It is clear that the industry has made some progress in 2009 on the migration towards full single euro payments area (SEPA) implementation but there have been hiccups along the way. While the French banking community declared that it was planning to make SDD available only from November 2010, to counter this, the EU has set a deadline of November 2010 for all eurozone banks to be reachable by SDD. And it is still unclear whether direct debit mandates in some countries, notably Germany, need to be renewed for migration to SDD. In addition, the latest figures from the European Payments Council (EPC) show that only around 2,600 of Europe’s 8,000 banking institutions were ready for the launch of the SDD core scheme on 2 November 2009.
On top of this, the transposition of the Payment Services Directive (PSD – the EU legislation that underpins SEPA) into national law has been piecemeal, with some countries moving towards PSD implementation at a different speed compared to the rest of Europe and with variations in interpreting the legal text. Only 15 of the 27 EU member states were able to meet the November 2009 deadline and three countries will have missed it by more than three months. So what is causing the delays to a scheme that aims to bring greater efficiency and integration and make banks’ and corporates’ lives easier?
SEPA has been high on the banking industry’s agenda for some time. Since the concept was first announced, much has been written about the perceived challenges facing what is, after all, an ambitious scheme. It is not hard to find significant barriers to the success of the scheme: the absence of a fixed end-date for legacy systems means that the scheme lacks impetus, the debate over interchange fees continues and there are concerns that some countries may introduce an interchange fee in the future. Some, such as the French End User Committee, are also troubled by security concerns, believing that the system could be open to fraud, as banks do not check the validity of accounts when sending direct debits.
However, perhaps the biggest hurdle to overcome is a general lack of understanding and awareness in the market about SEPA, which has led to many organisations failing to see a business case for migration.
The Business Case for SEPA migration
An Experian Payments survey of UK corporates across the finance, telecoms, insurance, public sector, utilities, charity and retail sectors in 2009 found that complying with changes in payments regulation, such as the migration to SEPA and the PSD, was a priority for 40% of the large corporates surveyed. Nevertheless, corporates are struggling to see the business case for SEPA migration at a time when concerns such as life after the recession are higher on the agenda.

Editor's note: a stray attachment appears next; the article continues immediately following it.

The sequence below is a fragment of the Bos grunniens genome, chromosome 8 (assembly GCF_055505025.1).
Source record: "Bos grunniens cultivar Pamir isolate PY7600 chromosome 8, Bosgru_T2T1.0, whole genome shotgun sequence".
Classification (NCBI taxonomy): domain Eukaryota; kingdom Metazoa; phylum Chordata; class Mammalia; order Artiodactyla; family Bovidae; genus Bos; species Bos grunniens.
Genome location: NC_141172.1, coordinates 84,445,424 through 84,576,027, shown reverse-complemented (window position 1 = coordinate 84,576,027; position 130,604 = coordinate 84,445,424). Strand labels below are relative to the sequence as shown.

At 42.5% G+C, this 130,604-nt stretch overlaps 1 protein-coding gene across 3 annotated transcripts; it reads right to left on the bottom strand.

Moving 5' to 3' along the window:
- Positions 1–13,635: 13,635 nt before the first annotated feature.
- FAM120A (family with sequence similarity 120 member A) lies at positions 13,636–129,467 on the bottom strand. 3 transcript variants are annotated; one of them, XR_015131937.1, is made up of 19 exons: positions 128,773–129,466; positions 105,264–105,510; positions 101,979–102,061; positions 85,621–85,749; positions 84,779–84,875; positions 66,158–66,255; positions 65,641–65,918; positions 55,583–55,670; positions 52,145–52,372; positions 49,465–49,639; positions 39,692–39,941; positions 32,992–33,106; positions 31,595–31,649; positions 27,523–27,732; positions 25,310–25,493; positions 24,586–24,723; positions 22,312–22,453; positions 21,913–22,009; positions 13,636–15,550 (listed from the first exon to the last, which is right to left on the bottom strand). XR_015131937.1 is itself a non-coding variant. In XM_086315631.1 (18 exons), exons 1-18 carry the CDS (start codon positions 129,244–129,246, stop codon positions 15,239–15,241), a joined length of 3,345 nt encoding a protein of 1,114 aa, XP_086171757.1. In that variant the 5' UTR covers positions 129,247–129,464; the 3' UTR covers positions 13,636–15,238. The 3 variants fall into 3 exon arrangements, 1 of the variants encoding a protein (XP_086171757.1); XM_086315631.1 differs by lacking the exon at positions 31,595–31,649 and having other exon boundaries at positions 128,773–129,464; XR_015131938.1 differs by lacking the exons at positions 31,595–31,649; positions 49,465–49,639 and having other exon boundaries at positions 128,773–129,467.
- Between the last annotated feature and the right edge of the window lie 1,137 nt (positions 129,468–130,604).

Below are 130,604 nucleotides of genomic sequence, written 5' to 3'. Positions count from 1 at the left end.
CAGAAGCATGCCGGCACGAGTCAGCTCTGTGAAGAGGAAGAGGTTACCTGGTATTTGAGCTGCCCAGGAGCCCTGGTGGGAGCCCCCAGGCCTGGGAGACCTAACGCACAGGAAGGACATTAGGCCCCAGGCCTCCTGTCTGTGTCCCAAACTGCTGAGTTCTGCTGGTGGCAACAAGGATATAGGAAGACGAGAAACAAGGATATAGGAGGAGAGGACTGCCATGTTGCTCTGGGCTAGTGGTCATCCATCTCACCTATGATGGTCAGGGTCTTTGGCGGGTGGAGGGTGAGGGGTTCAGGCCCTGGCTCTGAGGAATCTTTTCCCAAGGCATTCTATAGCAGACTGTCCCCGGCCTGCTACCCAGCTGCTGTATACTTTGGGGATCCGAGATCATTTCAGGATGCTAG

A survey of European banks by Treasury Management International magazine back in 2007 about the impact of SEPA on their corporate customers identified a number of issues. The top three were:
- The need to modify existing systems (85%).
- The need to invest in integration and new file formats (80%).
- The need to obtain International Bank Account Numbers (IBANs) and Bank Identification Codes (BIC) (60%).
While the use of IBAN and BIC is not currently mandatory for domestic payments, the SEPA end-date, which is expected to fall between 2012 and 2015, means that the new formats will become the standard for all domestic and cross-border payments across the European Union. However, some countries, such as Italy, have moved earlier and now use only IBAN for their domestic transactions.
The use of IBAN and BIC will have an enormous impact on those organisations with extensive customer and supplier bases. As banks do not plan to provide a service to convert domestic details, organisations will need to seek out their own solution to this problem, if the SEPA end-date is to be observed.
This is particularly important, as banks can reject payments that do not include valid IBAN and BIC data. Furthermore, submitting payment instructions that are invalid, incorrect, incomplete or not in the correct format may result in increased costs for cross-border payments and collections – as much as €80 per incorrect transaction. Incorrect payment instructions will also have repercussions for a corporate’s business continuity, liquidity, cash management and business risk, affecting supplier and employee relationships.